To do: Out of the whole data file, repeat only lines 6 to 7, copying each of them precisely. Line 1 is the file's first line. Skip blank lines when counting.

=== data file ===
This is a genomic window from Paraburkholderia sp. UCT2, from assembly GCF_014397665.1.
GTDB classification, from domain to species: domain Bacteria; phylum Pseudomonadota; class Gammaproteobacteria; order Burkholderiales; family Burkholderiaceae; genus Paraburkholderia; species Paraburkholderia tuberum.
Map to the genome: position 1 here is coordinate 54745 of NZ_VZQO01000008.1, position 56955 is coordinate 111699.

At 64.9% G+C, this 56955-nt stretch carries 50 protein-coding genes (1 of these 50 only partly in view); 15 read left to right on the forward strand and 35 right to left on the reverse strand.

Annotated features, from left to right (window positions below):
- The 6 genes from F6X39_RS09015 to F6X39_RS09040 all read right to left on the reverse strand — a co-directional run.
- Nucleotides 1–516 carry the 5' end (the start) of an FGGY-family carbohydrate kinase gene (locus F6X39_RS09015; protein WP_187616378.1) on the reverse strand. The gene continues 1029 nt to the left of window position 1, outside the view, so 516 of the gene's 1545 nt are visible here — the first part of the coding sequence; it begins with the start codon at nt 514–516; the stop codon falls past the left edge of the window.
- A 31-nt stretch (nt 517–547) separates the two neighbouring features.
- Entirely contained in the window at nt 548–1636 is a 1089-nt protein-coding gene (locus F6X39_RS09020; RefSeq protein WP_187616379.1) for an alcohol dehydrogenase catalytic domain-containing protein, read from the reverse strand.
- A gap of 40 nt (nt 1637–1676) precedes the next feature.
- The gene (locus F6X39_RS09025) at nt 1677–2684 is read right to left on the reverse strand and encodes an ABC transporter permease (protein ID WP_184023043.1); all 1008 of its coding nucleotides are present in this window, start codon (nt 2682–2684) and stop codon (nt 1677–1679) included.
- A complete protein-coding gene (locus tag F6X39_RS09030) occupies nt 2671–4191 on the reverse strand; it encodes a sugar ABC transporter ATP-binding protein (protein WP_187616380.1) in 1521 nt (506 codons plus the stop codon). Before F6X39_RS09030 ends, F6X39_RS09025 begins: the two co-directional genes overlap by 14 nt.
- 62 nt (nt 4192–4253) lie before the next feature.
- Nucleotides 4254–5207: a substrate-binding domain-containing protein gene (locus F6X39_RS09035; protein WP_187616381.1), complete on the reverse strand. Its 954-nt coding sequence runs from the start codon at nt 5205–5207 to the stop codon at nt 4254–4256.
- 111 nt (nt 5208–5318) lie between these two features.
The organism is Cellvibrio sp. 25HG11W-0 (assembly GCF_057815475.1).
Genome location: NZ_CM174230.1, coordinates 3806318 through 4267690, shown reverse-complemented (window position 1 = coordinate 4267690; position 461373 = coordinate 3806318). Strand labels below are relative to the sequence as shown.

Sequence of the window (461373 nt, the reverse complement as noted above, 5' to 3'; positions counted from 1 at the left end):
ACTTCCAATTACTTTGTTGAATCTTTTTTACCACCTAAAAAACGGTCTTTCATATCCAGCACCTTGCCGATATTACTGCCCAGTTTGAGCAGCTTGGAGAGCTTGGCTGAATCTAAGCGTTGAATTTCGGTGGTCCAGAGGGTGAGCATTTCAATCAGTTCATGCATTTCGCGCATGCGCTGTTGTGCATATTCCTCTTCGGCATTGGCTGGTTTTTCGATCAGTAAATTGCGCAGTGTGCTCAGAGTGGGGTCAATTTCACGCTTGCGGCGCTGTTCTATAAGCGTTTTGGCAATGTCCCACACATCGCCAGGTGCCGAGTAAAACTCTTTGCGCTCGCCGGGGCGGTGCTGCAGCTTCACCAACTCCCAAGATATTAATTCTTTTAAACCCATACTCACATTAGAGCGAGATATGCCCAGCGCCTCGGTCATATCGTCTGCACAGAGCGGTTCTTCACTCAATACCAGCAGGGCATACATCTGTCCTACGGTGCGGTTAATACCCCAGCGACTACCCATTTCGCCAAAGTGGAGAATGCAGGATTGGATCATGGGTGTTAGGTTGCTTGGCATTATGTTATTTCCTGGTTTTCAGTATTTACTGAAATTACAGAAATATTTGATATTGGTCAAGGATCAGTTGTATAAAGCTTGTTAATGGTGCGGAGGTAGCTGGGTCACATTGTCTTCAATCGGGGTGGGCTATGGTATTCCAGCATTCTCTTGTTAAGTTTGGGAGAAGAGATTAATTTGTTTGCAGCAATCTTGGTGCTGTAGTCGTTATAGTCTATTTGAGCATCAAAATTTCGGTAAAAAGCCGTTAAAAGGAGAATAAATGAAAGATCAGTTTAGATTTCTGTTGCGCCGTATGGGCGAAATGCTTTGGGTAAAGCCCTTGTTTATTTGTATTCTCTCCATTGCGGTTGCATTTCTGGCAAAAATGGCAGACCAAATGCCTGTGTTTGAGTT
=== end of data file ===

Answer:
- The 6 genes from F6X39_RS09015 to F6X39_RS09040 all read right to left on the reverse strand — a co-directional run.
- Nucleotides 1–516 carry the 5' end (the start) of an FGGY-family carbohydrate kinase gene (locus F6X39_RS09015; protein WP_187616378.1) on the reverse strand. The gene continues 1029 nt to the left of window position 1, outside the view, so 516 of the gene's 1545 nt are visible here — the first part of the coding sequence; it begins with the start codon at nt 514–516; the stop codon falls past the left edge of the window.